In Texas, the payroll count is back to pre-recession levels. California is nearly 1.5 million jobs in the hole. Why such a difference? Chalk it up to taxes, regulation and attitude.
The contrast between America's two largest states, in terms of both population and economic heft, is as stark as it has ever been. Texas is leading the country out of the recession; California is holding it back.
By August, the job count in Texas had rebounded to where it was when the recession officially began in December 2007. California's payroll was still 1.46 million below the pre-recession level. The nation as a whole was down by 6.42 million jobs. In other words, California, with one-eighth the nation's population accounts for more than a fifth of its job deficit left over from the downturn.
What country needs a state like that dragging it down?
Of course, what America really needs is not to be California-free, but to have something like the old California back — the economic dynamo that was the envy of the nation in the '50s and '60s. But to those who try to do business in the state now, those days seem impossibly distant.
California's business climate is notoriously bad. CEOs polled by the magazine Chief Executive have ranked it dead last for the past five years, with Texas, naturally, ranked first. To anyone seeking to start an enterprise and hire workers, moving to Texas is a lot less trouble than trying to change California's high taxes, overregulation and not-so-subtle bias against the profit motive.
A new study from the Texas Public Policy Foundation gives a good overview of why California lags so far behind and what it can learn from its Lone Star rival. The study was prepared by the econometrics firm of supply-side guru Arthur Laffer, so it's no surprise that Texas gets high marks for low taxes and, in particular, its lack of a personal income tax. The data behind these conclusions are hard to discount, no matter what your point of view.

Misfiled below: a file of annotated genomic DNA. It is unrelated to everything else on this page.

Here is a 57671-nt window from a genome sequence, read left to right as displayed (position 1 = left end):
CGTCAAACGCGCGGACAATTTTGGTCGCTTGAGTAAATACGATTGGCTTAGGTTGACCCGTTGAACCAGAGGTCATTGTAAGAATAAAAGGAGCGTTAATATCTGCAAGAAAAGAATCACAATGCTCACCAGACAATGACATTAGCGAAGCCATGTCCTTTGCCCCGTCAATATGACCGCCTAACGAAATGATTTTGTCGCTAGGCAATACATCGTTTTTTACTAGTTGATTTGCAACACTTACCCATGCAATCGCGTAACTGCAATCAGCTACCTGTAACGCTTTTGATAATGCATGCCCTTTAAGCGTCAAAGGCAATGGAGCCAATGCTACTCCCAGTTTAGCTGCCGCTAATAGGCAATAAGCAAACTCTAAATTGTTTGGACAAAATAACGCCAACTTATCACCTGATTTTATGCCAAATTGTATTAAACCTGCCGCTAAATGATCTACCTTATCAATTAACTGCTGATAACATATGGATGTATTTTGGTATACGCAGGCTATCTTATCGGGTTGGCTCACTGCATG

California and other states with steeply progressive income taxes simply do not grow as fast as their tax-free competitors. The nine states with no income tax had nonfarm payroll growth of 11.76% from 1999 to 2009. Payrolls in the nine states with the highest top tax rates (a group that includes California) rose an anemic 2.48%.
The difference in tax systems reflects a difference in attitudes toward business and the wealth that business generates. Capital gains are tax-free in Texas; in California, they are taxed up to 10.55%. To an entrepreneur choosing where to set up shop, the message is clear: Texas wants to reward success; California wants to tax it.
California also has developed a web of regulations that raises labor costs, spurs litigation and ties up building projects indefinitely. Government at all levels squeezes businesses and property owners with fees and mandates.
Finally, at the basic, personal level, businesses in California feel what can only be described as a bad vibe. They get the sense that they're just not wanted.
As one of the CEOs in the Chief Executive survey put it: "California is terrible. Even when we've paid their high taxes in full, they still treat every conversation as adversarial. It's the most difficult state in the nation. We have actually walked away from business rather than deal with the government in Sacramento."
Just how pervasive is the state's anti-business attitude? Consider a recent story about how some governments in the San Francisco Bay Area — get this — are gouging the solar power business.
If California officialdom stands for anything, it stands for renewable energy, against Big Oil and for "green jobs." Yet an informal survey by the Sierra Club, reported this week in the San Jose Mercury News, found that some cities were charging sky-high fees for solar installations on schools, churches, retail stores and other buildings.
The city manager of Brisbane, a town that charges $13,510 for a permit to install a 131-kilowatt system, told the Mercury News that his city is "trying to promote the most solar that we can."
But lowering the fee would "be passing on savings to a commercial, for-profit developer, and that doesn't make a lot of sense to us."
That just about says it all — we're all for solar, but we can't have people making money off it, now can we? As long as California officials can say something like that with a straight face, the state faces a very long slog back to prosperity.
Conclusions are clear. Lower taxed, less regulated red states (or global economies) beat their progressive counterparts hands down in economic well being. Now, how sad is it that progressives do not accept this fact, even when confronted with empirical data.